Original research| Volume 96, ISSUE 11, P1945-1958.e2, November 2015

Efficacy of a Telephone-Delivered Self-Management Intervention for Persons With Multiple Sclerosis: A Randomized Controlled Trial With a One-Year Follow-Up

Published:August 05, 2015DOI:



      To evaluate the efficacy of a telephone-delivered self-management intervention for fatigue, pain, and depression in adults with multiple sclerosis (MS).


      Single-center, randomized (1:1), single-blind (outcome assessors), parallel-group trial with a primary endpoint of posttreatment (9–11wk postrandomization) and long-term follow-up at 6 and 12 months.


      Telephone-delivered across the United States.


      Adults with MS (N=163) with fatigue, chronic pain, and/or moderate depressive symptoms (age range, 25–76y).


      Eight-week individual telephone-delivered self-management intervention (T-SM) (n=75) versus an 8-week individual telephone-delivered MS education intervention (T-ED) (n=88).

      Main Outcome Measures

      The primary outcome was the proportion who achieved a ≥50% decrease in 1 or more symptoms—fatigue impact, pain interference, and/or depression severity. Secondary outcomes included continuous measures of pain, fatigue impact, depression, self-efficacy, activation, health-related quality of life, resilience, and affect.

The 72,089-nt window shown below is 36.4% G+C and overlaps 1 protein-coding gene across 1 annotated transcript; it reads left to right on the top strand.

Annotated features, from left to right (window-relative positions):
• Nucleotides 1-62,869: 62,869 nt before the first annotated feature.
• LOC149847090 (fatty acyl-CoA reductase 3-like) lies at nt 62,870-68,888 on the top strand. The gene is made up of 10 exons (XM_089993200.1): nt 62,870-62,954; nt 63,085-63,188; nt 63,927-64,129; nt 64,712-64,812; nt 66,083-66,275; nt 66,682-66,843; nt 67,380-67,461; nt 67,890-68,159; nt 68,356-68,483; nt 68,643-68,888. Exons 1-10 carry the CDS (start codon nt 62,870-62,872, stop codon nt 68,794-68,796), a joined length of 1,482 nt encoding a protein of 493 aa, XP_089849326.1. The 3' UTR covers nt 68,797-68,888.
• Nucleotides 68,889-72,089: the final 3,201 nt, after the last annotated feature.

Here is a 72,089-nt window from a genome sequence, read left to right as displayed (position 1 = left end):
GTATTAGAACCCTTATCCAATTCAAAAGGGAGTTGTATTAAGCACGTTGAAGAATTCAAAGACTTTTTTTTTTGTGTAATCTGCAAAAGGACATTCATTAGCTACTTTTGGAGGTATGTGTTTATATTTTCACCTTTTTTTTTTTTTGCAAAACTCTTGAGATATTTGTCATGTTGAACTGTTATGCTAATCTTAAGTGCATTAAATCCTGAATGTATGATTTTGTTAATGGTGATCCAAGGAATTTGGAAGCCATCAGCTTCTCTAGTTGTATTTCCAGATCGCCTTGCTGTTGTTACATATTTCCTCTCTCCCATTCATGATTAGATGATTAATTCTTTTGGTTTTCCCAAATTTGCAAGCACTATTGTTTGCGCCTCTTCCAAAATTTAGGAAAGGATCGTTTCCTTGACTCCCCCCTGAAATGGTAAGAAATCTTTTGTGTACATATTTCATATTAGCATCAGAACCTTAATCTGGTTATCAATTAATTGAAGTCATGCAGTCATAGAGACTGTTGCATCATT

For our primary outcome, 58% of those in the T-SM group and 46% of those in the T-ED group had a ≥50% reduction in 1 or more symptoms; this difference was not statistically significant (odds ratio, 1.50; 95% confidence interval, .77–2.93; P=.238). Participants in both groups significantly improved from baseline to posttreatment in primary and secondary outcome measures (P<.05). T-SM participants reported significantly higher treatment satisfaction and therapeutic alliance and greater improvements in activation, positive affect, and social roles. Improvements were generally maintained at 6 and 12 months.


      Both interventions resulted in short- and long-term, clinically meaningful benefits. The study demonstrated that the telephone is an effective method for engaging participants in care and extending the reach of rehabilitation for individuals with MS.


      List of abbreviations:

      BPI (Brief Pain Inventory), HRQoL (health-related quality of life), MFIS (Modified Fatigue Impact Scale), MS (multiple sclerosis), PHQ-9 (Patient Health Questionnaire 9), RCT (randomized controlled trial), SMI (self-management intervention), T-ED (telephone education intervention), T-SM (telephone self-management intervention)
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